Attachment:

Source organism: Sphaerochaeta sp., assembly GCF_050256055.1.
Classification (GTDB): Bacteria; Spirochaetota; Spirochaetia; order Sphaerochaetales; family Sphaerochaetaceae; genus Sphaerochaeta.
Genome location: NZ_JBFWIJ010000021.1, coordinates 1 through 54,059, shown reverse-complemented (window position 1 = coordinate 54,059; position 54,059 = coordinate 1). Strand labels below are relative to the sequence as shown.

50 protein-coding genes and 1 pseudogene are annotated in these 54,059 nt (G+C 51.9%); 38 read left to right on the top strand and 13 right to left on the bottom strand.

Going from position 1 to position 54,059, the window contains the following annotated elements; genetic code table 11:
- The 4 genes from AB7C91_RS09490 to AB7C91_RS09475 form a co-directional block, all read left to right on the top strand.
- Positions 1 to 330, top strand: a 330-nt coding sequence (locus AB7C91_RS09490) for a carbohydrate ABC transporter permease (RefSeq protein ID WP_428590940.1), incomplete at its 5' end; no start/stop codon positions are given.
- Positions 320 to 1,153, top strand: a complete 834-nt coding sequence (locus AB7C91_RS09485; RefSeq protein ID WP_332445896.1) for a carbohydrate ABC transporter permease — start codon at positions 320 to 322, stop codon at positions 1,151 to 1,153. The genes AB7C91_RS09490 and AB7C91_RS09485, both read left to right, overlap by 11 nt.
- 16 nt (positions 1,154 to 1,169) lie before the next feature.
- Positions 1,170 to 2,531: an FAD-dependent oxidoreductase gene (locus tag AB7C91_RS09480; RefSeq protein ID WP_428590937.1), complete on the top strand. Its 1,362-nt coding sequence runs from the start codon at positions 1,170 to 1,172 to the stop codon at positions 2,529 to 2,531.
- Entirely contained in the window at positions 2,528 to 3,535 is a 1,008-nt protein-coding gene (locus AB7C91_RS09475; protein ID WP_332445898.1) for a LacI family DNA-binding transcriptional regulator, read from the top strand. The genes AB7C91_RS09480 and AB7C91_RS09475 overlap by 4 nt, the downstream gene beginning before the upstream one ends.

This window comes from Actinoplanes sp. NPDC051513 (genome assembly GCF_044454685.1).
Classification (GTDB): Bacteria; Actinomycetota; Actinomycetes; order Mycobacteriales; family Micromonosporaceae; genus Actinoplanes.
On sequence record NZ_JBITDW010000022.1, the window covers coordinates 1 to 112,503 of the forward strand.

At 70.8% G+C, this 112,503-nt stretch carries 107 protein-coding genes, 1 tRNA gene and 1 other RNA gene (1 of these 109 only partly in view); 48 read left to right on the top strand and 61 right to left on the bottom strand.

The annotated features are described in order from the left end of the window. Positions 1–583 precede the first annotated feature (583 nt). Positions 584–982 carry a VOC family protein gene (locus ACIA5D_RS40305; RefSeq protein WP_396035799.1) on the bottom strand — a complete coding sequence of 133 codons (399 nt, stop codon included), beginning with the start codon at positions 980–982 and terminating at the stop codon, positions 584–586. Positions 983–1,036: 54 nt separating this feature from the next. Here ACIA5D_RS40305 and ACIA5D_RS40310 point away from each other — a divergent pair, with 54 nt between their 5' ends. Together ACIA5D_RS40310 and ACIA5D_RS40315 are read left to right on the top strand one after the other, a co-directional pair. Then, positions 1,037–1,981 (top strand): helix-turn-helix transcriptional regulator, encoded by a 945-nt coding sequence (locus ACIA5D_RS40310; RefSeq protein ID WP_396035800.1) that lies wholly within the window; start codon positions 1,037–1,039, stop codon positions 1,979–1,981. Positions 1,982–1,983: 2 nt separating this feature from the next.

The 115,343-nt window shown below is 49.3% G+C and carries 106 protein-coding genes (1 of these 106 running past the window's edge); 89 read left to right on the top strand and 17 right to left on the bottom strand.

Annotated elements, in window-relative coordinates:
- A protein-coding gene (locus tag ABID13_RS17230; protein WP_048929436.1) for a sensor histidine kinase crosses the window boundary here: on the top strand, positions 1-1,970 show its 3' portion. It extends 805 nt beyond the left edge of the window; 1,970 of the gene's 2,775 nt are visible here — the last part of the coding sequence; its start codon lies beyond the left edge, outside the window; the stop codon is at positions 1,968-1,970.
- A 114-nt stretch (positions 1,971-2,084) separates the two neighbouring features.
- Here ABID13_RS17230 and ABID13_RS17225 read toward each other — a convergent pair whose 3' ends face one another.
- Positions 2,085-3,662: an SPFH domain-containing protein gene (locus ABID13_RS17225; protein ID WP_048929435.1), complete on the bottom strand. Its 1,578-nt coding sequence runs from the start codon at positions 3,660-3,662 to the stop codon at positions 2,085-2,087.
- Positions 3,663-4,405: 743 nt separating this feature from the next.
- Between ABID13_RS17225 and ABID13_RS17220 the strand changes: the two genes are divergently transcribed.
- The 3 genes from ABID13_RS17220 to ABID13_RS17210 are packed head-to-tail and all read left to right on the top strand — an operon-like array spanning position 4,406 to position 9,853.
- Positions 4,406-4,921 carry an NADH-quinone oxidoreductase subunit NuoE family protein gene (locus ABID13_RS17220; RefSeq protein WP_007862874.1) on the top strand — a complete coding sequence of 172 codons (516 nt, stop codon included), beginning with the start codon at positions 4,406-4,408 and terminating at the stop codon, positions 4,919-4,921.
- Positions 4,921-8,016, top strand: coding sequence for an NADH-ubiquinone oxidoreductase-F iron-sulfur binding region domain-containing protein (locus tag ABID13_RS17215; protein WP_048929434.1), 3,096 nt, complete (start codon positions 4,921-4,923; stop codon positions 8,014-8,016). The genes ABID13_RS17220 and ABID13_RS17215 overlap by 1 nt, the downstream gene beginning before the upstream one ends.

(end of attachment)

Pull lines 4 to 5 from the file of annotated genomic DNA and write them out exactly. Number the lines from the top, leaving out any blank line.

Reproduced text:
50 protein-coding genes and 1 pseudogene are annotated in these 54,059 nt (G+C 51.9%); 38 read left to right on the top strand and 13 right to left on the bottom strand.

Going from position 1 to position 54,059, the window contains the following annotated elements; genetic code table 11: